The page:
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Democratic candidates outnumbered their Republican counterparts in a candidates' forum focused on women's issues Tuesday night and attended by about 100 people.
The local chapters of two women's organizations — the American Association of University Women and the League of Women Voters — along with several other organizations sponsored the event, held at Scott Park Campus of the University of Toledo.
U.S. Rep. Marcy Kaptur (D., Toledo), who is seeking re-election in the 9th Congressional District, said she supported pay equity and other issues backed by the women's organizations. She also said the Democratic Party is more reflective of women, saying all 16 Republicans running for Congressional seats in Ohio are men, while seven of the 16 on the Democratic side are women.
Ms. Kaptur's Republican opponent, Samuel "Joe the Plumber" Wurzelbacher of Springfield Township, was invited but did not respond, according to Michelle Radtkin, president of the Toledo chapter of the AAUW.
Angela Zimmann, the Democratic candidate for the 5th Congressional District, blasted her absent opponent, U.S. Rep. Bob Latta (R., Bowling Green), saying he opposed a bill guaranteeing equal pay for equal work for women, that he is "anti-choice," and that he opposed the 2009 bailout of the auto industry.
"So there is a clear choice," said Ms. Zimmann of Springfield Township.
Mr. Latta was attending a Van Wert Farm Bureau dinner and candidates reception, according to his spokesman.
The Libertarian candidate for the 5th District, Eric Eberly, disagreed with Ms. Zimmann on government support for Planned Parenthood for fiscal reasons.
"I promise to fully support individual freedoms, work to eliminate class and gender preferences in law, and encourage all women to take responsibility for their own lives, and oppose any government intervention in choices involving their own bodies," Mr. Eberly said.
Ms. Zimmann said she does support federal funding of Planned Parenthood and has the endorsement of the national Planned Parenthood.
Asked how they would address violence in the Middle East, Mr. Eberly called for a lower U.S. profile.
"Our interventionist policies of picking their leaders is a big problem. We have a federal government that gives billions of dollars to hostile governments every year. We shouldn't be building roads and bridges in countries that are hostile to us," Mr. Eberly said.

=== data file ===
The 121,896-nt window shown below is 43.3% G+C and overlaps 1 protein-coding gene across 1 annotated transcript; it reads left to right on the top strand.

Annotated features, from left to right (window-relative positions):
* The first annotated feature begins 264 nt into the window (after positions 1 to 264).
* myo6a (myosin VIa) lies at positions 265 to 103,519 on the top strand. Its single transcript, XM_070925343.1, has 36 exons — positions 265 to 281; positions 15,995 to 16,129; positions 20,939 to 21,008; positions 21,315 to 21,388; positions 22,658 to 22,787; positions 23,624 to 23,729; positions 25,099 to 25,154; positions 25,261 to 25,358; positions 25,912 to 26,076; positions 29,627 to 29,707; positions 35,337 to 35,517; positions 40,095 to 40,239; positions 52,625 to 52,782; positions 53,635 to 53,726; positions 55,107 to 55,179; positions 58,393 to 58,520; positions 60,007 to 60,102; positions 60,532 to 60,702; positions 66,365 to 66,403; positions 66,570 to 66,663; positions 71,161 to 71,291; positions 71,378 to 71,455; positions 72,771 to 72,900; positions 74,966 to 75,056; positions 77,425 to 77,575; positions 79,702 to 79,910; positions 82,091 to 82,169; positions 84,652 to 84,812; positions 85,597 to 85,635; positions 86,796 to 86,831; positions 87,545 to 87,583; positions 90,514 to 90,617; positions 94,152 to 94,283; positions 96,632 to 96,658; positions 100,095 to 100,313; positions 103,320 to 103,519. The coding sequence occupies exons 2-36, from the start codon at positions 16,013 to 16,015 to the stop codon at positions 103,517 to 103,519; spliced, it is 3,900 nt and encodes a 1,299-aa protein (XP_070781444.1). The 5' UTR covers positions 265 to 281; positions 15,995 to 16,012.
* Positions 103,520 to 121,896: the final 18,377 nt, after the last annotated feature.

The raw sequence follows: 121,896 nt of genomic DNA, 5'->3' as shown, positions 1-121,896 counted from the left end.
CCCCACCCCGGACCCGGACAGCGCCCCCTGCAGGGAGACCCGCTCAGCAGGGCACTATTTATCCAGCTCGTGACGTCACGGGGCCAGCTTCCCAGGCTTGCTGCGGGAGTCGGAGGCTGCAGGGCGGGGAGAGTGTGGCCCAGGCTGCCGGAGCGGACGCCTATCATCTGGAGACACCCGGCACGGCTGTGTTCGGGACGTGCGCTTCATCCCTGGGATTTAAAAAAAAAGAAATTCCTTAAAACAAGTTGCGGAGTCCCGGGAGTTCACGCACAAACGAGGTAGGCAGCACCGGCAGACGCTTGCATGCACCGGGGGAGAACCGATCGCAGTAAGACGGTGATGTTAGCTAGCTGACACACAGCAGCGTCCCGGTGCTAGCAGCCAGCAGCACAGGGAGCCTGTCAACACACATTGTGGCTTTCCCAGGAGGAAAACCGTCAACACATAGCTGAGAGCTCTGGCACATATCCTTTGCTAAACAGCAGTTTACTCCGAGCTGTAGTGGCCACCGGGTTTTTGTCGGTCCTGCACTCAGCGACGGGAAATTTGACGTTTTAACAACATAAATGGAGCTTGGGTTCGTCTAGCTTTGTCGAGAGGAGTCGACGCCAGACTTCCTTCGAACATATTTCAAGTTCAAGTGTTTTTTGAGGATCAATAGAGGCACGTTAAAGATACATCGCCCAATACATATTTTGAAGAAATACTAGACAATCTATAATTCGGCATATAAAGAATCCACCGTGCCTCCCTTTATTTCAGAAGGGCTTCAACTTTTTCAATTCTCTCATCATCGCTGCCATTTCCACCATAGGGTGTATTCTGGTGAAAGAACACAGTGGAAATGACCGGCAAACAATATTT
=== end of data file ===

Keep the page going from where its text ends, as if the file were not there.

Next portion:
Ms. Zimman said, "Violence is never the answer. Here in the United States our leaders need to model tolerance, acceptance, and nonviolent behavior."
The audience also heard from three candidates for Lucas County commissioner: Democrats Tina Skeldon Wozniak and Pete Gerken, and independent Kevin Haddad.
Jeff Bunck (D., Monclova Township), who is running against State Rep. Barbara Sears (R., Monclova Township) in the 47th District, said he opposes term limits and supports the proposed measure to put the drawing of congressional and statehouse districts into the hands of an appointed independent panel.
"I don't like that the politicians through gerrymandering get to pick their voters rather than the voters picking their politicians," Mr. Bunck said. Ms. Sears was not present.
David Kissinger of Maumee, the only Republican on the nine-person panel, said he opposed the creation of a redistricting panel, saying the government that governs best is the one closest to the people.
"We have the ability to elect and choose who our representatives are. I don't believe we should just throw out the current system because some people did not like how the results turned out," Mr. Kissinger said. His opponent, state Rep. Matt Szollosi, was absent.
Schuyler Beckwith, Mr. Gerken's executive assistant, represented U.S. Sherrod Brown (D., Ohio). The two-hour forum was moderated by news anchor Kristian Brown of WTVG-13, Channel 13.